Tone contour

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A tone contour, or contour tone, is a tone in a tonal language which shifts from one pitch to another over the course of the syllable or word. Tone contours are especially common in East and Southeast Asia, but occur elsewhere, such as the Kru languages of Liberia and the Ju languages of Namibia.


Chart (which is said to be invented by a Chinese linguist Yuen Ren Chao) illustrating the contours four tones in Standard Chinese

When the pitch descends, the contour is called a falling tone; when it ascends, a rising tone; when it descends and then returns, a dipping or falling-rising tone; and when it ascends and then returns, it is called a peaking or rising-falling tone. A tone in a contour-tone language which remains at approximately an even pitch is called a level tone. Tones which are too short to exhibit much of a contour, typically because of a final plosive consonant, may be called checked, abrupt, clipped, or stopped tones.

It has been theorized that the relative timing of a contour tone is not distinctive. That is, in some accents or languages a falling tone might fall at the end and in others it might fall at the beginning, but that such differences would not be distinctive. However, in Dinka it is reported that the phonemic falling tone falls late (impressionistically high level + fall, [˥˦˩]) while the falling allophone of the low tone starts early (impressionistically fall + low level, [˥˨˩]).[1]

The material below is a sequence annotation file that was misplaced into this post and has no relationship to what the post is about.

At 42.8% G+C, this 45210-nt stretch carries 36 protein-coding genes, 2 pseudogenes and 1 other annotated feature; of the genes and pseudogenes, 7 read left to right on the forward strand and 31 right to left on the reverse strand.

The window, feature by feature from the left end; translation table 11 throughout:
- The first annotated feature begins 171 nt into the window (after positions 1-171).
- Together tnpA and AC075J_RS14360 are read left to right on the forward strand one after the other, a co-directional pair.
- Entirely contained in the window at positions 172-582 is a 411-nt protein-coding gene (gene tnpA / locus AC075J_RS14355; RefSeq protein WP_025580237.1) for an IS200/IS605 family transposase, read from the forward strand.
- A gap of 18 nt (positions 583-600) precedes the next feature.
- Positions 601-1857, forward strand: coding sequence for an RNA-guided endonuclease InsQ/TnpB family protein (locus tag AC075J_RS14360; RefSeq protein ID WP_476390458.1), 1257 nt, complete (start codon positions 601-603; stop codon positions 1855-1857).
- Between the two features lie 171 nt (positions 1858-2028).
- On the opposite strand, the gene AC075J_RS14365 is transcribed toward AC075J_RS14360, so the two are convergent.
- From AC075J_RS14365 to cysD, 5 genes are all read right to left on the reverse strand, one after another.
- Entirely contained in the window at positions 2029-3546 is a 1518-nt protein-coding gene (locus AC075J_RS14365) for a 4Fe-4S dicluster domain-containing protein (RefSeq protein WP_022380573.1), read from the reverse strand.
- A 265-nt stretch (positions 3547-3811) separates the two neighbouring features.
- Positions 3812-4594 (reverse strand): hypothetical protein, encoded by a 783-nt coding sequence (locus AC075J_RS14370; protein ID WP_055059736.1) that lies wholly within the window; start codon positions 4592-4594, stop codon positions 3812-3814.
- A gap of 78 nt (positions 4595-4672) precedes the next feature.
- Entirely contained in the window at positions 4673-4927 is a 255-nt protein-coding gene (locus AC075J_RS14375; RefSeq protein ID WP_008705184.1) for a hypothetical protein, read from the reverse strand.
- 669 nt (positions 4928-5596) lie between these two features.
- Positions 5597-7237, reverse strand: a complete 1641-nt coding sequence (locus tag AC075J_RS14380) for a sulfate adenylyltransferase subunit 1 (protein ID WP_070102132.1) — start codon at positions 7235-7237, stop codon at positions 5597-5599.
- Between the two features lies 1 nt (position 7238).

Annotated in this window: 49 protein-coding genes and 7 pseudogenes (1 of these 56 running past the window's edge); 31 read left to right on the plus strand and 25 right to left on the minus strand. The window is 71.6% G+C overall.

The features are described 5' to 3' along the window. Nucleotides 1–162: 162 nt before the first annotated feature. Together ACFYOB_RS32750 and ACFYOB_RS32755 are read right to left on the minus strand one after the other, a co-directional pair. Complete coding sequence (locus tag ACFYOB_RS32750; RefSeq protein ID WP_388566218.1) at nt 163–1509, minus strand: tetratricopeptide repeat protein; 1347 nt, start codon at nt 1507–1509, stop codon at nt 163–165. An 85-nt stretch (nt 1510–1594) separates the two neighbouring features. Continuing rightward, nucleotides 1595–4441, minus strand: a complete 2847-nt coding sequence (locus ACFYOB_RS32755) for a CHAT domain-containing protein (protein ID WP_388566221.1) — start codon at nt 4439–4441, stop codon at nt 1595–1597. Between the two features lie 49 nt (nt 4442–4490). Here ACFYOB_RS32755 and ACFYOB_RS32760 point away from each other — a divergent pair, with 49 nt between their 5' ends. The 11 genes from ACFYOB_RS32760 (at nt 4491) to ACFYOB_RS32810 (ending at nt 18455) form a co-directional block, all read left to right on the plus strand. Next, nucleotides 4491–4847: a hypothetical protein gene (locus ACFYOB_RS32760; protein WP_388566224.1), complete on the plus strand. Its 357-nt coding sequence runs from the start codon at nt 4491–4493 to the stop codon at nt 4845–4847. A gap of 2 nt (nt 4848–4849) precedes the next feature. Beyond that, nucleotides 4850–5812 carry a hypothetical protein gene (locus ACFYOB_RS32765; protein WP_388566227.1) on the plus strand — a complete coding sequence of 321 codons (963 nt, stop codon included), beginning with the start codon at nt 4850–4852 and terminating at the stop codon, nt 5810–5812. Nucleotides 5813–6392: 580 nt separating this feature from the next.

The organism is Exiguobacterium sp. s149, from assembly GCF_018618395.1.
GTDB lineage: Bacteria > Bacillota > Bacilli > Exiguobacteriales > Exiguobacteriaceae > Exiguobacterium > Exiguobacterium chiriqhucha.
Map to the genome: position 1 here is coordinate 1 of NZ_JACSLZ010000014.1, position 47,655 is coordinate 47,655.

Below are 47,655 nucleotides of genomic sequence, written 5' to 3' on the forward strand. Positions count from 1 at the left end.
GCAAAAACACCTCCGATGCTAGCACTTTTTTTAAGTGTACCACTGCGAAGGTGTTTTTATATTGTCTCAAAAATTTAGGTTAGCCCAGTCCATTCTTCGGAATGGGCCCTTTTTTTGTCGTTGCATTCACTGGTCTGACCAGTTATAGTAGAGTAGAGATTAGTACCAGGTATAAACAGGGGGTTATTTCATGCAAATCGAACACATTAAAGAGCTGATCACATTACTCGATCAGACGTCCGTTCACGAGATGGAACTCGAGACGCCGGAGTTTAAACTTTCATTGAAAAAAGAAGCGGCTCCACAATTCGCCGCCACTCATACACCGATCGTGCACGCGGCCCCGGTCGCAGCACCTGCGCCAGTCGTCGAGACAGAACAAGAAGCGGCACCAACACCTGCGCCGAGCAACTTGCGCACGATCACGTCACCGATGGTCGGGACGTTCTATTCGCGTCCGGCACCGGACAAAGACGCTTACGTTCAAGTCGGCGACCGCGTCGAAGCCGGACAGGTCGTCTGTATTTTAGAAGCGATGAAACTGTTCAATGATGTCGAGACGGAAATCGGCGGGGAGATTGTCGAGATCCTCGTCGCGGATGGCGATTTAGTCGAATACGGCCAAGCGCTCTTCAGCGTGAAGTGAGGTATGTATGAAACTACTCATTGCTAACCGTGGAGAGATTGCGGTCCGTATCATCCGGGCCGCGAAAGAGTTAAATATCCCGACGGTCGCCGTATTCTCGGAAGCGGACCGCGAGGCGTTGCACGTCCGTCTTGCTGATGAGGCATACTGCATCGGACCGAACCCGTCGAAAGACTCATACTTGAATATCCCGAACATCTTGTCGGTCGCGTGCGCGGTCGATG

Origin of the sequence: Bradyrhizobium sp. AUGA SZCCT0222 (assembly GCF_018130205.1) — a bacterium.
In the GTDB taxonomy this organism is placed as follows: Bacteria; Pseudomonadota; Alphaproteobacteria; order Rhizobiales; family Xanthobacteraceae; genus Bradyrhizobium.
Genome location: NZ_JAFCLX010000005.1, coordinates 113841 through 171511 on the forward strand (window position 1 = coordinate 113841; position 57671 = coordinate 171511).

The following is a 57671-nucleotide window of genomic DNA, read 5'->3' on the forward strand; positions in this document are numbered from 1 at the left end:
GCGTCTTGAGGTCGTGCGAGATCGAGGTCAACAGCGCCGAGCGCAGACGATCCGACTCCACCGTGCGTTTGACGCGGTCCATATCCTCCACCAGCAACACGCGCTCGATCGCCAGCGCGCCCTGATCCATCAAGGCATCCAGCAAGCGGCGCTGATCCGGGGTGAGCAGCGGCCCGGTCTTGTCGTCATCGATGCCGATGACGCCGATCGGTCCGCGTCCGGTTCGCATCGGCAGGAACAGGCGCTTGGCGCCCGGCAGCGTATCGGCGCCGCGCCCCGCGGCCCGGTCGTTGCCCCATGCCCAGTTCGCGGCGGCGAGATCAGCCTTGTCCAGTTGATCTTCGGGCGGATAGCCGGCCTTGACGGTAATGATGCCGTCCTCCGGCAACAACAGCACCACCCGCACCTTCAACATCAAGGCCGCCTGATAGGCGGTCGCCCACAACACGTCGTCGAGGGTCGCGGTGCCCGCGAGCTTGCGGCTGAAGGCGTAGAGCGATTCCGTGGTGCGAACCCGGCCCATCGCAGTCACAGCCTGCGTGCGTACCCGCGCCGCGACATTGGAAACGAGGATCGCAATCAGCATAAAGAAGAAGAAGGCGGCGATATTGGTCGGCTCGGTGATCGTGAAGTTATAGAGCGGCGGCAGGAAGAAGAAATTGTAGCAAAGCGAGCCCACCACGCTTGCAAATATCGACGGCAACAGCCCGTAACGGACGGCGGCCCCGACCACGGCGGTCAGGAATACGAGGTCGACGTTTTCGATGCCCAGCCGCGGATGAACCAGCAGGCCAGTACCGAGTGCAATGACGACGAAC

There are three phonetic conventions for transcribing tone contours.

  • Diacritics such as falling â, rising ǎ, dipping a᷉, peaking a᷈, high falling a᷇, low falling a᷆, high rising a᷄ and low rising a᷅. Or the simpler register tones, where diacritics such as high á, mid ā, and low à are usually sufficient for transcription. (These are also used for high, mid, and low level contour tones.)
  • Tone letters such as mid level ˧, high falling ˥˩, low falling ˨˩, mid rising ˧˥, low rising ˩˧, dipping ˨˩˦, and peaking ˧˦˩.
  • Numerical substitutions for tone letters. The seven tones above would be written 33, 51, 21, 35, 13, 214, 341, for an Asian language, or 3, 15, 45, 31, 53, 452, 325, for an African or American language. (The doubling of the numeral in 33 in the Asian example is used to disambiguate a mid level tone from a "tone 3" (3rd tone), which in general is not at pitch level 3.)

See also[edit]


  1. ^ Remijsen, Bert (2013). "Tonal alignment is contrastive in falling contours in Dinka". Language 89 (2): 297–327. doi:10.1353/lan.2013.0023.